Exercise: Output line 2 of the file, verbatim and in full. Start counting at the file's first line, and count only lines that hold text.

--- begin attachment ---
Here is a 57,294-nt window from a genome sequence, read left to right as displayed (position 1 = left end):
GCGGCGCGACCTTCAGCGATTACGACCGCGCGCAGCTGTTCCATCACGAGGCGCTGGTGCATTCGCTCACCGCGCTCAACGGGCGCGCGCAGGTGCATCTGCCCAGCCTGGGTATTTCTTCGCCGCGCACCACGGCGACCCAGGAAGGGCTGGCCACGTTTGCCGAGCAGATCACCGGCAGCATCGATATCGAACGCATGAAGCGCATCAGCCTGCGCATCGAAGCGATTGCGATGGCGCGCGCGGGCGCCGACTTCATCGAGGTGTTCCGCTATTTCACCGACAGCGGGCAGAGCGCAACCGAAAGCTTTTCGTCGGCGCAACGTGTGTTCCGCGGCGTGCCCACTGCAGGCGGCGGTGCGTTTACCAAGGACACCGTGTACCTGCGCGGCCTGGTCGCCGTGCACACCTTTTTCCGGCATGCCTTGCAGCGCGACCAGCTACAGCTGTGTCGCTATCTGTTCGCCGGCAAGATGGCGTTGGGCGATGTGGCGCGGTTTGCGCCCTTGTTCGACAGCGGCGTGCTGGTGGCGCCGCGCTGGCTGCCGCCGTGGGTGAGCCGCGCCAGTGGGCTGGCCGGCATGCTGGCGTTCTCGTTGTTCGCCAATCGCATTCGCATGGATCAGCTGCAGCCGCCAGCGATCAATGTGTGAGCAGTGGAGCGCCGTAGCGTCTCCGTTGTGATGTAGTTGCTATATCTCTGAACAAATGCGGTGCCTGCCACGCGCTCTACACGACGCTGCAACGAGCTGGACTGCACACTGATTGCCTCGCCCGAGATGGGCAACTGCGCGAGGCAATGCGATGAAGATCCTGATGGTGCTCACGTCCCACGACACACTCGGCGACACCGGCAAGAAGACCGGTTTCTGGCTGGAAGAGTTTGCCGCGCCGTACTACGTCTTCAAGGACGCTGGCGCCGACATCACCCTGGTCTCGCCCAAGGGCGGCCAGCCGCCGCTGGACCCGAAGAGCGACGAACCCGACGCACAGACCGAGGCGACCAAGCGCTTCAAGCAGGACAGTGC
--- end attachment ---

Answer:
GCGGCGCGACCTTCAGCGATTACGACCGCGCGCAGCTGTTCCATCACGAGGCGCTGGTGCATTCGCTCACCGCGCTCAACGGGCGCGCGCAGGTGCATCTGCCCAGCCTGGGTATTTCTTCGCCGCGCACCACGGCGACCCAGGAAGGGCTGGCCACGTTTGCCGAGCAGATCACCGGCAGCATCGATATCGAACGCATGAAGCGCATCAGCCTGCGCATCGAAGCGATTGCGATGGCGCGCGCGGGCGCCGACTTCATCGAGGTGTTCCGCTATTTCACCGACAGCGGGCAGAGCGCAACCGAAAGCTTTTCGTCGGCGCAACGTGTGTTCCGCGGCGTGCCCACTGCAGGCGGCGGTGCGTTTACCAAGGACACCGTGTACCTGCGCGGCCTGGTCGCCGTGCACACCTTTTTCCGGCATGCCTTGCAGCGCGACCAGCTACAGCTGTGTCGCTATCTGTTCGCCGGCAAGATGGCGTTGGGCGATGTGGCGCGGTTTGCGCCCTTGTTCGACAGCGGCGTGCTGGTGGCGCCGCGCTGGCTGCCGCCGTGGGTGAGCCGCGCCAGTGGGCTGGCCGGCATGCTGGCGTTCTCGTTGTTCGCCAATCGCATTCGCATGGATCAGCTGCAGCCGCCAGCGATCAATGTGTGAGCAGTGGAGCGCCGTAGCGTCTCCGTTGTGATGTAGTTGCTATATCTCTGAACAAATGCGGTGCCTGCCACGCGCTCTACACGACGCTGCAACGAGCTGGACTGCACACTGATTGCCTCGCCCGAGATGGGCAACTGCGCGAGGCAATGCGATGAAGATCCTGATGGTGCTCACGTCCCACGACACACTCGGCGACACCGGCAAGAAGACCGGTTTCTGGCTGGAAGAGTTTGCCGCGCCGTACTACGTCTTCAAGGACGCTGGCGCCGACATCACCCTGGTCTCGCCCAAGGGCGGCCAGCCGCCGCTGGACCCGAAGAGCGACGAACCCGACGCACAGACCGAGGCGACCAAGCGCTTCAAGCAGGACAGTGC